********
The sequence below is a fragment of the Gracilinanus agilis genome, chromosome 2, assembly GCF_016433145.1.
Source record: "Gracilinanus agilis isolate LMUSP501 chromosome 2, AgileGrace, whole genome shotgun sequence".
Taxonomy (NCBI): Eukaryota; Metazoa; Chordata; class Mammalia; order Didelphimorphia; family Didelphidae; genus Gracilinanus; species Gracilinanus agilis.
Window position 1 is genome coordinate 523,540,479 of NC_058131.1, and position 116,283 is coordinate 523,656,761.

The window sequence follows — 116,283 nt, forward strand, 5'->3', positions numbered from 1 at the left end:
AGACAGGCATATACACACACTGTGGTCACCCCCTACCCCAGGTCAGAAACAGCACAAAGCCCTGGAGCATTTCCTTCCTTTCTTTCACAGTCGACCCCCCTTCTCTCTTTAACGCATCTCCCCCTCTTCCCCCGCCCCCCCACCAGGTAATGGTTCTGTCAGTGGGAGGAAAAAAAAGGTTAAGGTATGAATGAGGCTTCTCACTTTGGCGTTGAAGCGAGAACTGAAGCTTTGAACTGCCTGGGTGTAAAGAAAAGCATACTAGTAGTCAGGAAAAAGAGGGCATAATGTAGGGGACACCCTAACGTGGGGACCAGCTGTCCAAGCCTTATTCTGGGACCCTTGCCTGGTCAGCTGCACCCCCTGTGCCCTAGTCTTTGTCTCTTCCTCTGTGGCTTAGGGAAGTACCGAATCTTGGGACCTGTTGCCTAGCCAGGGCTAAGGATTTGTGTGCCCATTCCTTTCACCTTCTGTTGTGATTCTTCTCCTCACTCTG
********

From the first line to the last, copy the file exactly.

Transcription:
The sequence below is a fragment of the Gracilinanus agilis genome, chromosome 2, assembly GCF_016433145.1.
Source record: "Gracilinanus agilis isolate LMUSP501 chromosome 2, AgileGrace, whole genome shotgun sequence".
Taxonomy (NCBI): Eukaryota; Metazoa; Chordata; class Mammalia; order Didelphimorphia; family Didelphidae; genus Gracilinanus; species Gracilinanus agilis.
Window position 1 is genome coordinate 523,540,479 of NC_058131.1, and position 116,283 is coordinate 523,656,761.

The window sequence follows — 116,283 nt, forward strand, 5'->3', positions numbered from 1 at the left end:
AGACAGGCATATACACACACTGTGGTCACCCCCTACCCCAGGTCAGAAACAGCACAAAGCCCTGGAGCATTTCCTTCCTTTCTTTCACAGTCGACCCCCCTTCTCTCTTTAACGCATCTCCCCCTCTTCCCCCGCCCCCCCACCAGGTAATGGTTCTGTCAGTGGGAGGAAAAAAAAGGTTAAGGTATGAATGAGGCTTCTCACTTTGGCGTTGAAGCGAGAACTGAAGCTTTGAACTGCCTGGGTGTAAAGAAAAGCATACTAGTAGTCAGGAAAAAGAGGGCATAATGTAGGGGACACCCTAACGTGGGGACCAGCTGTCCAAGCCTTATTCTGGGACCCTTGCCTGGTCAGCTGCACCCCCTGTGCCCTAGTCTTTGTCTCTTCCTCTGTGGCTTAGGGAAGTACCGAATCTTGGGACCTGTTGCCTAGCCAGGGCTAAGGATTTGTGTGCCCATTCCTTTCACCTTCTGTTGTGATTCTTCTCCTCACTCTG